On Friday afternoon, the newspaper U-T San Diego summarily dismissed columnist Tim Sullivan. The U-T, you may recall, was bought last fall by right-wing hotel owner Doug Manchester, who immediately declared that newspapers should be “cheerleaders” for projects like sports stadiums. Sullivan, you may recall, has done some excellent work conveying the awfulness of most sports stadium deals. And Sullivan, for one, sees a connection:
The links tell a little of the back story of my conflict with Union-Tribune CEO John Lynch (who I have yet to meet in person). The first is a column I wrote when he ran a local sports talk station. The second is a piece that appeared on the Voice of San Diego web site shortly after he became the new CEO of the Union-Tribune.
He then quotes Lynch’s Voice of San Diego interview:
Lynch said he wants the paper to be pro-business. The sports page to be pro-Chargers stadium. And reporters to become stars.
“It’s news information, but it’s also show biz,” Lynch said. “You get people to tune in and read your site or the paper when there’s an ‘Oh wow’ in the paper.”
He wants that sports page to be an advocate for a new football stadium “and call out those who don’t as obstructionists.”
“To my way of thinking,” Lynch said, “that’s a shovel-ready job for thousands.”
Lynch and Sullivan later clashed over the CEO’s plan to force U-T newsroom reporters to produce content for a new TV station on top of their other job responsibilities. But Sullivan notes that he went along with the paper’s “multimedia” plan, and thinks the reasons for his firing had more to do with his being pegged as one of those stadium “obstructionists”:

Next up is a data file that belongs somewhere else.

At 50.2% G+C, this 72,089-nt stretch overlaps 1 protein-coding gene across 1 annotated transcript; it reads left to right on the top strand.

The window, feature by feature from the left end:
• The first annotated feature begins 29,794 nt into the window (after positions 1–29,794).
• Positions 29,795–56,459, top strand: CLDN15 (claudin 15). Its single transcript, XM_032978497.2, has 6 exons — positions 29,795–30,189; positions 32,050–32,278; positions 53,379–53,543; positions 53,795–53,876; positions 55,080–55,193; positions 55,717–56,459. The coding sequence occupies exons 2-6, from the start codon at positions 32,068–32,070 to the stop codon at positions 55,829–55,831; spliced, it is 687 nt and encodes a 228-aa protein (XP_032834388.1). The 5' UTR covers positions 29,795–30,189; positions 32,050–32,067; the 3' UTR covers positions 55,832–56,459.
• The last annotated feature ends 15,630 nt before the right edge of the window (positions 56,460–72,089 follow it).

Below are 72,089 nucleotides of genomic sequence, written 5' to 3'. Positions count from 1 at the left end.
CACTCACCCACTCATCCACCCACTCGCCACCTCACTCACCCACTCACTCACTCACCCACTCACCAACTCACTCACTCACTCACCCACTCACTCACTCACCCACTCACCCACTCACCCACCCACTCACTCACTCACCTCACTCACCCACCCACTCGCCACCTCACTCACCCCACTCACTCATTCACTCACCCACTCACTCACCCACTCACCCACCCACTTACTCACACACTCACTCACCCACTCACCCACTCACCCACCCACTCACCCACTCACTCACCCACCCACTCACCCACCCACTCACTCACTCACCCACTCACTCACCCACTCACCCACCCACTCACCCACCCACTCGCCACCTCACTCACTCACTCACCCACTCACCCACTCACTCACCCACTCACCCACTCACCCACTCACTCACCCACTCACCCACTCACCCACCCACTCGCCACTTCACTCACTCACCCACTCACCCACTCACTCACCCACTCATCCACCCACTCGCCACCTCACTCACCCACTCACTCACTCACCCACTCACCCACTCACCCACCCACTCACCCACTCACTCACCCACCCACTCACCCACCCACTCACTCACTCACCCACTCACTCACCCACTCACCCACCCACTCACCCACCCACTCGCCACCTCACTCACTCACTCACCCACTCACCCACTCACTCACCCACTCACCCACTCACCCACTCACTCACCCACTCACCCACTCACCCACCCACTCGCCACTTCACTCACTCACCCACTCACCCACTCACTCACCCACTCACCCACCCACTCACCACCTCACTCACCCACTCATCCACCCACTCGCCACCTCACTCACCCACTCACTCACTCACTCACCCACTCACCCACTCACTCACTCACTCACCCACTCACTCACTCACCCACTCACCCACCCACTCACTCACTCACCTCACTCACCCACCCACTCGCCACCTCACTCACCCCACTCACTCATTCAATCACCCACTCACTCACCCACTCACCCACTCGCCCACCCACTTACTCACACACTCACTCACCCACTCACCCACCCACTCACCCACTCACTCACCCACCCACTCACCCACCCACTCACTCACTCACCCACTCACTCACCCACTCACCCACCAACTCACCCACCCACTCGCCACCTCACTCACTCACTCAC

Though I can’t read Lynch’s mind, I am inclined to believe that my firing was the result of multiple factors: 1) My failure to endorse a new stadium without wondering whether that’s good public policy, a justifiable expense or a good deal; 2) My comparatively healthy salary; 3) My age and/or demographic. Our two other sports columnists are also white males: Nick Canepa, who is older but a local institution, and the youthful Kevin Acee, who was just promoted to that position. Acee has been identified as one of the paper’s “stars.”; 4) The erroneous issue of whether I was “on board.”
In any event, a newspaper whose management has declared that stadium opponents are public enemies has just fired its only reporter — a columnist, mind you, whose job is to express opinions — who has focused on critically investigating stadium deals. Either this is the biggest coincidence in the history of coincidences, or the U-T has just signaled that it intends on giving up the journalism biz to become an advocacy site for its owner’s political ideology. Which we kind of knew already, but this is another nail in the coffin.